BACKGROUND: Many recent studies have investigated the role of drug interventions for coronavirus disease 2019 (COVID-19) infection. However, an important question has been raised about how to select the effective and secure medications for COVID-19 patients. The aim of this analysis was to assess the efficacy and safety of the various medications available for severe and non-severe COVID-19 patients based on randomized placebo-controlled trials (RPCTs). METHODS: We did an updated network meta-analysis. We searched the databases from inception until July 31, 2021, with no language restrictions. We included RPCTs comparing 49 medications and placebo in the treatment of severe and non-severe patients (aged 18 years or older) with COVID-19 infection. We extracted data on the trial and patient characteristics, and the following primary outcomes: all-cause mortality, the ratios of virological cure, and treatment-emergent adverse events. Odds ratio (OR) and their 95% confidence interval (CI) were used as effect estimates. RESULTS: From 3,869 publications, we included 61 articles related to 73 RPCTs (57 in non-severe COVID-19 patients and 16 in severe COVID-19 patients), comprising 20,680 patients. The mean sample size was 160 (interquartile range 96-393) in this study. The median duration of follow-up drugs intervention was 28 days (interquartile range 21-30). For increase in virological cure, we only found that proxalutamide (OR 9.16, 95% CI 3.15-18.30), ivermectin (OR 6.33, 95% CI 1.22-32.86), and low dosage bamlanivimab (OR 5.29, 95% CI 1.12-24.99) seemed to be associated with non-severe COVID-19 patients when compared with placebo, in which proxalutamide seemed to be better than low dosage bamlanivimab (OR 5.69, 95% CI 2.43-17.65). For decrease in all-cause mortality, we found that proxalutamide (OR 0.13, 95% CI 0.09-0.19), imatinib (OR 0.49, 95% CI 0.25-0.96), and baricitinib (OR 0.58, 95% CI 0.42-0.82) seemed to be associated with non-severe COVID-19 patients; however, we only found that immunoglobulin gamma (OR 0.27, 95% CI 0.08-0.89) was related to severe COVID-19 patients when compared with placebo. For change in treatment-emergent adverse events, we only found that sotrovimab (OR 0.21, 95% CI 0.13-0.34) was associated with non-severe COVID-19 patients; however, we did not find any medications that presented a statistical difference when compared with placebo among severe COVID-19 patients. CONCLUSION: We conclude that marked variations exist in the efficacy and safety of medications between severe and non-severe patients with COVID-19. It seems that monoclonal antibodies (e.g., low dosage bamlanivimab, baricitinib, imatinib, and sotrovimab) are a better choice for treating severe or non-severe COVID-19 patients. Clinical decisions to use preferentially medications should carefully consider the risk-benefit profile based on efficacy and safety of all active interventions in patients with COVID-19 at different levels of infection.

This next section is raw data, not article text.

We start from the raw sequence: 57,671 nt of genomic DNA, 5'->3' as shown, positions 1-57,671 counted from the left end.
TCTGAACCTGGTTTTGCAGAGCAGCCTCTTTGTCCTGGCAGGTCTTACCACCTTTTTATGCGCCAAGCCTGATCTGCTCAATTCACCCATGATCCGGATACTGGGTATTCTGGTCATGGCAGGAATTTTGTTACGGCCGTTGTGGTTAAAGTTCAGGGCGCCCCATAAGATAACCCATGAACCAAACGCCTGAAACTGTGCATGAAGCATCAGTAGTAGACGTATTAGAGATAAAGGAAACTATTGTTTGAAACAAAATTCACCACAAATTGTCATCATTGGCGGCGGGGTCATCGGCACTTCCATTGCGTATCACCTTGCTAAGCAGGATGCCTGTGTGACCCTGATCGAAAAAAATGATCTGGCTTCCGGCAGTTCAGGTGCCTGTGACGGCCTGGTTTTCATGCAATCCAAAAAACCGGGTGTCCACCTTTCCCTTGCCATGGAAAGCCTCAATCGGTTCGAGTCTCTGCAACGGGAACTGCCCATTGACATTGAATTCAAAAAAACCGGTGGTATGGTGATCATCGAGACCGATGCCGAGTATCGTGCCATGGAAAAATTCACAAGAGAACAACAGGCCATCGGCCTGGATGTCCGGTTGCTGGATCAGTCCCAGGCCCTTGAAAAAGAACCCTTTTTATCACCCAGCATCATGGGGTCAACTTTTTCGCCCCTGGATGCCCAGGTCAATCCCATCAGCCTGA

Subject(s)
Antibodies, Monoclonal/therapeutic use , COVID-19 Drug Treatment , Immunologic Factors/therapeutic use , Antibodies, Monoclonal, Humanized/therapeutic use , Azetidines/therapeutic use , COVID-19/mortality , Humans , Imatinib Mesylate/therapeutic use , Network Meta-Analysis , Oxazoles/therapeutic use , Purines/therapeutic use , Pyrazoles/therapeutic use , SARS-CoV-2 , Severity of Illness Index , Sulfonamides/therapeutic use , Thiohydantoins/therapeutic use , Treatment Outcome
10.
Zhongguo Bingdubing Zazhi = Chinese Journal of Viral Diseases ; - (6):455, 2020.
Article in English | ProQuest Central | ID: covidwho-1126072

ABSTRACT